Institutional

Recognizing that Princeton Seminary does not provide good leadership courses, I am reading Max DePree’s Leadership Jazz (also check out his better known “Leadership is an Art.”) DePree was the CEO of Herman Miller, a large furniture company, who successfully introduced a servant leadership mentality into corporate America. Knowing that servant leadership is a popular buzzword in corp.A, many have sought to become nominal servant-leaders. However, if one notices that the insitutional desire of most corporations is not service but profit.

An interesting example came from “Supersize Me.” Pepsi and Coke love to show how they are serving their community by taking the monies earned in school vending machines and giving a percentaging of it back to the school system. When in actuality what they are doing is taking moeny out of the school district, because the sodas being purchased in the schools come from the parent’s wallets and not an outside source. So naturally Pepsi collects the 1.25 (1.50 if you live in NJ) and skims it’s profits off the top and returns a small portion to the school district. Pepsi/Coke are tremendous leaders (their profits are larger than most countries GNP), yet they are not much of a servant. [Side comment: I wonder how much money corporations would donate if the government did not mandate that they spend $X/year in charitable contributions].

Similarly, I believe that the church can easily fall into an institutionally focused drive if it does not listen to the voices in opposition. It is easy to be a servant to those who you like, and who have served you in the past. It is only through God’s grace, though, that we can serve those we do not like–that is the radicalness of the Gospel. Servant-Leadership is not maintaining “us,” it is serving “them” even unto death (e.g. Good Samaritan, The Great Banquet Feast, The Unruly Servants).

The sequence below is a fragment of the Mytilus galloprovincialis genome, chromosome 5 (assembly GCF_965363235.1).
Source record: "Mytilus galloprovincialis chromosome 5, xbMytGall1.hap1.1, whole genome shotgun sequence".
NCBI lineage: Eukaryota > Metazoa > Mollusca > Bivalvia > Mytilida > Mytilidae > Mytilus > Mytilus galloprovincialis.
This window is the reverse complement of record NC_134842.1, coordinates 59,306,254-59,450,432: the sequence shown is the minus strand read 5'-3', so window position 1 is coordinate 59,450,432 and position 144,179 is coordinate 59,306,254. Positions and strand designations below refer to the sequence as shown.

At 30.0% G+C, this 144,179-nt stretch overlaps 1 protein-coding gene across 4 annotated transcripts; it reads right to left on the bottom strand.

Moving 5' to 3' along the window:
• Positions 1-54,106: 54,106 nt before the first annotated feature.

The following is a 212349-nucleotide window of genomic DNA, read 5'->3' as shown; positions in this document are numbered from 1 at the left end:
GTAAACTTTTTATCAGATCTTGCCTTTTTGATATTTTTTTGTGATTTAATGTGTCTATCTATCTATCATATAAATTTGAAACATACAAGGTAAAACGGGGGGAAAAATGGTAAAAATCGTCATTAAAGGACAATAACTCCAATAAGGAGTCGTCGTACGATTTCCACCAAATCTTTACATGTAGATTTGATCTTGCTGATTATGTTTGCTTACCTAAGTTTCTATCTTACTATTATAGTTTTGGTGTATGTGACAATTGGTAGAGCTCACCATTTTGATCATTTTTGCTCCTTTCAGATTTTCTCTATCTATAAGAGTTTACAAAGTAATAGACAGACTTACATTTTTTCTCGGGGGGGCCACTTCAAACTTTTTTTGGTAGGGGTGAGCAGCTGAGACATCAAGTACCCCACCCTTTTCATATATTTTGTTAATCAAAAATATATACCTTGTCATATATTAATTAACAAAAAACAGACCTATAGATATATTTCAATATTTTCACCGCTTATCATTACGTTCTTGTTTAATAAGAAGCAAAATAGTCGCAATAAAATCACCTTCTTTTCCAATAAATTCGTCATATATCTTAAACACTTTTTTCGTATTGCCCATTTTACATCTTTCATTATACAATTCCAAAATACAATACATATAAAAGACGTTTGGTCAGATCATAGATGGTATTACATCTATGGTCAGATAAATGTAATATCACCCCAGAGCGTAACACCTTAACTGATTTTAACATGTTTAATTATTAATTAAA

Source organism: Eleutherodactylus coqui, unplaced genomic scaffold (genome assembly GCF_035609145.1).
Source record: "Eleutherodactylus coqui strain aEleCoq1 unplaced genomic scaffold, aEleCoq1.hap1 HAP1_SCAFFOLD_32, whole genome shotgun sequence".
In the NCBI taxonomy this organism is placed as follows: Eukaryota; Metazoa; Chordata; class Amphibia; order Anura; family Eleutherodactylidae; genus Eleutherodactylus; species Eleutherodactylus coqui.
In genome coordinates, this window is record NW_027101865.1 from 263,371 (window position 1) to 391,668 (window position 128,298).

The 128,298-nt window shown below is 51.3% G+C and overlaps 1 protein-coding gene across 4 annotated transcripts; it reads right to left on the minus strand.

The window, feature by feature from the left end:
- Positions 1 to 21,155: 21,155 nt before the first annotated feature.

Max DePree writes in his book, which is geared towards corp.A but Biblically based: “An institution’s future is fragile…A few questions about the present will give you a good idea of how fragile the future of institutions really is. How hospitable are you to an innovative idea? Do you really welcome and consider contrary opinions and dissenting perceptions? (I don’t mean that patronizing smile and nod of people who have already made up their minds.) How open are you really to the surprise of innovation and the sting of the unfamiliar? How open is your group to new blood? Are you friendly and helpful, or are you out for the kill [insert maybe conversion for Instutional Church]? Add your own quesitons. They are the forms and shapes of the future, each as likely to disappear as to become reality?” (page 46).

As the church, are we open to innovation (Christ and the Spirit are alive)? Are we willing to really listen? How much new blood appears in our pews? At our small group/sunday school classes? At Seminary???

While I believe that the Church–the group of followers of Christ who acknowledge their sin and need for transformation–‘s future may not be fragile. The church-local’s future is certainly in jeopardy if they are not willing to serve the other, rather than the self.

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